Study: Leg Boots And Wraps May Increase Soft Tissue Temperatures, Increasing Injury Risk - Horse Racing News | Paulick Report
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Study: Leg Boots And Wraps May Increase Soft Tissue Temperatures, Increasing Injury Risk

While many horses wear leg boots or wraps when working to prevent injury, recent studies report that these boots may increase the temperature leg temperature and harm the superficial digital flexor tendon (SDFT), reports The Horse

Researchers from Middle Tennessee State University (MTSU) created a study to determine whether different leg wraps increase the temperature of the leg during exercise. Graduate student Luke Brock explained that the equine lower limb has little muscle below the knee and hock, so it cools itself by taking the heat away from the skin's surface. Using a boot or bandage to the leg creates an insulating effect, which can harm the SDFT. 

Heat dissipation depends on leg protection design and application, material permeability, heat produced during exercise, temperature and humidity outside, and rate of ambient air exchange. The MTSU research team compared six types of leg protection: a neoprene boot, perforated neoprene boots,  plant-based neoprene boots, cross-country boots, elastic track bandages, and fleece polo wraps. 

Each horse wore each type of boot over six exercise sessions, which involved 20 minutes of work followed by 180 minutes of standing recovery. Each horse wore one boot on a foreleg; the other leg served as a control. A special tool was used to measure limb temperature and humidity every minute the horse wore the boot.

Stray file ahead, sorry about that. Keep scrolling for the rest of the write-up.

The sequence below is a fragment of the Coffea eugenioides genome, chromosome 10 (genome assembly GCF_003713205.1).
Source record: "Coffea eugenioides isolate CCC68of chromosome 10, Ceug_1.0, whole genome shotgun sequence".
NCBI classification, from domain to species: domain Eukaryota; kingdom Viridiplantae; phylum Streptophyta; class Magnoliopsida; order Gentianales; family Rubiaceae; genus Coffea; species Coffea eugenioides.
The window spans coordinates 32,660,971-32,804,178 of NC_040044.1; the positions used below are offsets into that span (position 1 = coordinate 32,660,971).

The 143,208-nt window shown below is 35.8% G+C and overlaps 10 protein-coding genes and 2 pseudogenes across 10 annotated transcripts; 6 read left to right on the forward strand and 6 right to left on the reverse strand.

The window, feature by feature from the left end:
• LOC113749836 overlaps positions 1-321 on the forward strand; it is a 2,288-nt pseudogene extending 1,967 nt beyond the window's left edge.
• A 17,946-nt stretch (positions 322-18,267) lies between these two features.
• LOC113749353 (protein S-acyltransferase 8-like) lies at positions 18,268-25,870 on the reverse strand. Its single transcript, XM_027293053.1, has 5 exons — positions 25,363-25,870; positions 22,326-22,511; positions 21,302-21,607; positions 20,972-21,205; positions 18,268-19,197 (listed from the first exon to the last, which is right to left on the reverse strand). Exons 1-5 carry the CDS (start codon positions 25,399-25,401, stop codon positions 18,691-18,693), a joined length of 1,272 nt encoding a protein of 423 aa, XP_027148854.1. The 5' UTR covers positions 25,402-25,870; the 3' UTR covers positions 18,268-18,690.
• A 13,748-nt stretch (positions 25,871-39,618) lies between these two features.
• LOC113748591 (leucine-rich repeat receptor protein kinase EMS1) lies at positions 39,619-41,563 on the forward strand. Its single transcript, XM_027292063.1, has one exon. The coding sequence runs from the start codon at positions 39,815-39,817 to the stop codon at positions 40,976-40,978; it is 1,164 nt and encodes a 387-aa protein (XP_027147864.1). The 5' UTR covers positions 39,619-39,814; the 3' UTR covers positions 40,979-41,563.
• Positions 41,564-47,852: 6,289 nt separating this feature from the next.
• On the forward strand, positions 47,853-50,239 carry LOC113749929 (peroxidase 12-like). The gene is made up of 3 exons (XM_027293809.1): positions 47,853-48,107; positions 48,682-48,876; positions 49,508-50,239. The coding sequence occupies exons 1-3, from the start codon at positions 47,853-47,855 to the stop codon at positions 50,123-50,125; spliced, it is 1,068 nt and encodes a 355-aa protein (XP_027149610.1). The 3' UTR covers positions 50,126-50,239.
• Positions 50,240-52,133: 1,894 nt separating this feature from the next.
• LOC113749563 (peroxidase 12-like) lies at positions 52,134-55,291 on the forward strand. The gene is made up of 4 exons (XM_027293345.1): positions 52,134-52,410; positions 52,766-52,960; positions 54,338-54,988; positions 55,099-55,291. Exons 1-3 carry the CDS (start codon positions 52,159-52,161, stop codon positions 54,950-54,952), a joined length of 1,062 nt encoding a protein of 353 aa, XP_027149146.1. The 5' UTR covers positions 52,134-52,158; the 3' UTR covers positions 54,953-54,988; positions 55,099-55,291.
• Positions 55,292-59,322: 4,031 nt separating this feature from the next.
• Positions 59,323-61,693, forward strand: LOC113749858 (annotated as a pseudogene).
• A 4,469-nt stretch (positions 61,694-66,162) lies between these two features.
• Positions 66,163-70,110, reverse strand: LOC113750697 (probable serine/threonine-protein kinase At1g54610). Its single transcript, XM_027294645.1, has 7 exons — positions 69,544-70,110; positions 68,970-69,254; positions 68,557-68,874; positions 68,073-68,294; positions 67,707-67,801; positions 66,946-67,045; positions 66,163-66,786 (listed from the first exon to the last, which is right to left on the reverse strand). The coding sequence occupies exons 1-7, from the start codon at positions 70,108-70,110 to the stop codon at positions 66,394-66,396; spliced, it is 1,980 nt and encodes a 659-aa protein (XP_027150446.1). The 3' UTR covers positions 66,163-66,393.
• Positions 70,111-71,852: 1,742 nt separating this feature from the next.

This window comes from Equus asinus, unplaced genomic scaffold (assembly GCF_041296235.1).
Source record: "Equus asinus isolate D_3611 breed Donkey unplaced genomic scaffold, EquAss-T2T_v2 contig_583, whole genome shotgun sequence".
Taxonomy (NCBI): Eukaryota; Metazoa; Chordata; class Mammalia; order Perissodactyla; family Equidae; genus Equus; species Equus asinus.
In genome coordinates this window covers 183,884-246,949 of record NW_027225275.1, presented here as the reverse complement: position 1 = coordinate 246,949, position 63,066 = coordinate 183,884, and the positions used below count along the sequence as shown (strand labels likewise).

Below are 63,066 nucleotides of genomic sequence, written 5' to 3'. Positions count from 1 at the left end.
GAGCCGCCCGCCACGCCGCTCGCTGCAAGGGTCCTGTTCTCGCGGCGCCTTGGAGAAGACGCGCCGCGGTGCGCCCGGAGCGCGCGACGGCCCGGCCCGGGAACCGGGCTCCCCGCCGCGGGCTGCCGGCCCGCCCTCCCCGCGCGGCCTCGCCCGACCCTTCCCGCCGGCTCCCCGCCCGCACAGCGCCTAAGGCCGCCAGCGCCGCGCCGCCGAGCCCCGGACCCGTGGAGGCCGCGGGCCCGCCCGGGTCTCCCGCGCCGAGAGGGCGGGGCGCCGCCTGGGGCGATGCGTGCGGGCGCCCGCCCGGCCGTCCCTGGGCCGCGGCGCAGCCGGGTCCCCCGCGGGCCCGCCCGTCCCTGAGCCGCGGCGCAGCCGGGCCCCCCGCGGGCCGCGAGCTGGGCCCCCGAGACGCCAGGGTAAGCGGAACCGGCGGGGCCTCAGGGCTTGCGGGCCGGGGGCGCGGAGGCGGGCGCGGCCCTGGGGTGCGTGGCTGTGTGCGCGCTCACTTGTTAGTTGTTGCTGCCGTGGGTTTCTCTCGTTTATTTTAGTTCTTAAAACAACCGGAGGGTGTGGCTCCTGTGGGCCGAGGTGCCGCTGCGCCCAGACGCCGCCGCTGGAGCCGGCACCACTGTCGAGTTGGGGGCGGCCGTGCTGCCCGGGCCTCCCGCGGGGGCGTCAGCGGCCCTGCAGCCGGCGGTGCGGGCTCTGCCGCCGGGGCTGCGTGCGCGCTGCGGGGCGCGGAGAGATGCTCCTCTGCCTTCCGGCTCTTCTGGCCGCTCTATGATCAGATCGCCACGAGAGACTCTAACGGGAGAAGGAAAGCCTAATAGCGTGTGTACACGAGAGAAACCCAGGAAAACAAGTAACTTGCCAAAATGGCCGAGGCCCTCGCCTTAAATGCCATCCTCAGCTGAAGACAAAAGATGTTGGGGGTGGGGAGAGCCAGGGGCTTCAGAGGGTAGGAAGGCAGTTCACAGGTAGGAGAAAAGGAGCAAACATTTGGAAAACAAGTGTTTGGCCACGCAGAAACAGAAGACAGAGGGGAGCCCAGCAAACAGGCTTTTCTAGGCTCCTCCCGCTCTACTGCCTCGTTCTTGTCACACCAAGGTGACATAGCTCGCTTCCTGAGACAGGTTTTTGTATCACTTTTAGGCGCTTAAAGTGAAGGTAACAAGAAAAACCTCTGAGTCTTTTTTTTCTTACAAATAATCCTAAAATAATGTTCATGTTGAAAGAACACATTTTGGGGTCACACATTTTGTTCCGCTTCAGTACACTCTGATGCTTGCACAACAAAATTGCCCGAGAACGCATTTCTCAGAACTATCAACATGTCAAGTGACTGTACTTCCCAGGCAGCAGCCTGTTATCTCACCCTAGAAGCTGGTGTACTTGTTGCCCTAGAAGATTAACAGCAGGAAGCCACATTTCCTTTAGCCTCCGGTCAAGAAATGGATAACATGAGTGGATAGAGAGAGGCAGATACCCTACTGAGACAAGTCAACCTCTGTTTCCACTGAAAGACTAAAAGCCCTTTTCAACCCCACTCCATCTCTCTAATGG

The team discovered that the leg not wearing any boot had the lowest temperature. The fleece polo wrap caused the most heat and humidity buildup. All limbs wearing boots rose to temperatures that could harm tendon cells. None of the treated limbs returned to their baseline temperature after the recovery period. 

The researchers determined the limb's cooling ability is impaired by boots and wraps, which can damage the SDFT. Before applying boots, the team recommends riders consider the intensity of the workload, the ambient temperature, boot design and material, and how the horse goes. 

If a horse wears leg protection, it's best to remove it as soon as possible once the horse is done working, then cold horse the legs, they conclude.

Read more at The Horse

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